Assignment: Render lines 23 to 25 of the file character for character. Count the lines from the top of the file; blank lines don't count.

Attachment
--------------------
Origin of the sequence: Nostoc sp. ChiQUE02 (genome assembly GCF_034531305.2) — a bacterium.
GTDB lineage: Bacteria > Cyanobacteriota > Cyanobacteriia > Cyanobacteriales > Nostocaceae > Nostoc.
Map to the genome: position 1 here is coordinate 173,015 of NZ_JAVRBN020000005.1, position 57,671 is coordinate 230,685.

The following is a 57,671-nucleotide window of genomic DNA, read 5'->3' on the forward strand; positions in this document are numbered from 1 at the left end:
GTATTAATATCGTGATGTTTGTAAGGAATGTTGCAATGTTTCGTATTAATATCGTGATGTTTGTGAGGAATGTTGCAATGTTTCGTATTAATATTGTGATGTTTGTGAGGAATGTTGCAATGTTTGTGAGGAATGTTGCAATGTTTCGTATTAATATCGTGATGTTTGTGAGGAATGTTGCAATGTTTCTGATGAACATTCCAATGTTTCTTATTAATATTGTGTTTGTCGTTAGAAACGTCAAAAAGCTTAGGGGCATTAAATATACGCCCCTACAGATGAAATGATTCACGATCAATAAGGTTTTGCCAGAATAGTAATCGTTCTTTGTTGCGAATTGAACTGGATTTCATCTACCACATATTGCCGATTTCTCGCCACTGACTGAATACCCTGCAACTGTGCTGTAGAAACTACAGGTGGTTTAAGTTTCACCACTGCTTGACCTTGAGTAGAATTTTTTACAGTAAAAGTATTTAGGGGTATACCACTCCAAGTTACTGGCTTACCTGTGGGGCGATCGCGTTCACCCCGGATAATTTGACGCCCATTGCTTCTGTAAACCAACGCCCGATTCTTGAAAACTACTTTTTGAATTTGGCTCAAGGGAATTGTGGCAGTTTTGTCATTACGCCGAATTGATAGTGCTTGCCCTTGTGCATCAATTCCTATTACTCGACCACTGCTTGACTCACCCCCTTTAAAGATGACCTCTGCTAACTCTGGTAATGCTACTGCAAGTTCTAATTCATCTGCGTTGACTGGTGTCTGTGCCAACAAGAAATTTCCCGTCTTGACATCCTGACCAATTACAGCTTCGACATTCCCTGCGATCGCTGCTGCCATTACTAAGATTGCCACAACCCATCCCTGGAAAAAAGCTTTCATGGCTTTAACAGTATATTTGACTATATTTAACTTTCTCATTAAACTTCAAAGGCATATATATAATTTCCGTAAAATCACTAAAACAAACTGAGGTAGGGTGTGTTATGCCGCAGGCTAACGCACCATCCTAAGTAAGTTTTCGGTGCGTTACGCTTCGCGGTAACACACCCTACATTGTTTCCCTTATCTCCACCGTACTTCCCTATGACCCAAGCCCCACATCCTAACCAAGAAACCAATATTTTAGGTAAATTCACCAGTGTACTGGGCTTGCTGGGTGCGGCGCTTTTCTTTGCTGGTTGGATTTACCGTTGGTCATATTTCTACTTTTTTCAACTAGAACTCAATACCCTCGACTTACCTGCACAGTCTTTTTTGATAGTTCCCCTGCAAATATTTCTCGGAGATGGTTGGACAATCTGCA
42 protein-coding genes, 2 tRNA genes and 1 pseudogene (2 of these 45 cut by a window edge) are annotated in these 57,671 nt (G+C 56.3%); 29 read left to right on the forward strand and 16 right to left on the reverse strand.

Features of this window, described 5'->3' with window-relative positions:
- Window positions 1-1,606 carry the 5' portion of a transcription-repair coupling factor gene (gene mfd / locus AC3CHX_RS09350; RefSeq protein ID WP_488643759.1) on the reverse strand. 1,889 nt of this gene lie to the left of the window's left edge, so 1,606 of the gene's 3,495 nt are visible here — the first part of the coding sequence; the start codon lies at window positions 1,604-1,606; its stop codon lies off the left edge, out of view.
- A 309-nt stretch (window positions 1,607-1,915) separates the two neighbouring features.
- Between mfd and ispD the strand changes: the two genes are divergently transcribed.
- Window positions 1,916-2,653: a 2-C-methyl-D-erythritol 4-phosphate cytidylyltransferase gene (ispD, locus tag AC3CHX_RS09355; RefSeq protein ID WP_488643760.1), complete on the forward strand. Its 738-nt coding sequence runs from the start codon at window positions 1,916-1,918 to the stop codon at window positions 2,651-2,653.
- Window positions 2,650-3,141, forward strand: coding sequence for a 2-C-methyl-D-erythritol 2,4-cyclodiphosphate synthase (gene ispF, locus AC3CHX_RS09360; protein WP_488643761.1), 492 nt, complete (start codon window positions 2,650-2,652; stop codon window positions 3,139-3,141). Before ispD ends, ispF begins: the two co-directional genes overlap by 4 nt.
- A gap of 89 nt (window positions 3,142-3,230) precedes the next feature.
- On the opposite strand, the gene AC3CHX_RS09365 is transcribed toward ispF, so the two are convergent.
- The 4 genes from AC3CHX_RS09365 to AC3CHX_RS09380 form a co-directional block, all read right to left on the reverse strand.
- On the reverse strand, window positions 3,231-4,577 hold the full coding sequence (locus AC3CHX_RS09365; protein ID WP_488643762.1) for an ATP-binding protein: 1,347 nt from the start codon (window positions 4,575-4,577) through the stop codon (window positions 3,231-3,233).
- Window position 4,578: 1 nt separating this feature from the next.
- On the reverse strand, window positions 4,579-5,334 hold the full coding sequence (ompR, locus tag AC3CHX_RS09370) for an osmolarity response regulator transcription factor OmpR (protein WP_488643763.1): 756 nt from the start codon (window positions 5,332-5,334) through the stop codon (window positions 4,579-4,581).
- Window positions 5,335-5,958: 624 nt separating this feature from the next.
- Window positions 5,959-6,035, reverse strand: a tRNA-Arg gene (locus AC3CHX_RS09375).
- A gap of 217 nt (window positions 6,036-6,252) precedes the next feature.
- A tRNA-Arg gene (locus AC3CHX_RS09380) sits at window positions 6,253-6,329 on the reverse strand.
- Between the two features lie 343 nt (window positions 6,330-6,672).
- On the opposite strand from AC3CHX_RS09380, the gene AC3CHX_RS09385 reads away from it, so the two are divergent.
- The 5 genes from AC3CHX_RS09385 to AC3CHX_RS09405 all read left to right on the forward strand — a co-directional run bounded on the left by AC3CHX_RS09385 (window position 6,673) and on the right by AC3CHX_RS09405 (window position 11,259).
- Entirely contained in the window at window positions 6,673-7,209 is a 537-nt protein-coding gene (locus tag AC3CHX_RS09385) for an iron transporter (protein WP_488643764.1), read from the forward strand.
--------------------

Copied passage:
- Between the two features lie 343 nt (window positions 6,330-6,672).
- On the opposite strand from AC3CHX_RS09380, the gene AC3CHX_RS09385 reads away from it, so the two are divergent.
- The 5 genes from AC3CHX_RS09385 to AC3CHX_RS09405 all read left to right on the forward strand — a co-directional run bounded on the left by AC3CHX_RS09385 (window position 6,673) and on the right by AC3CHX_RS09405 (window position 11,259).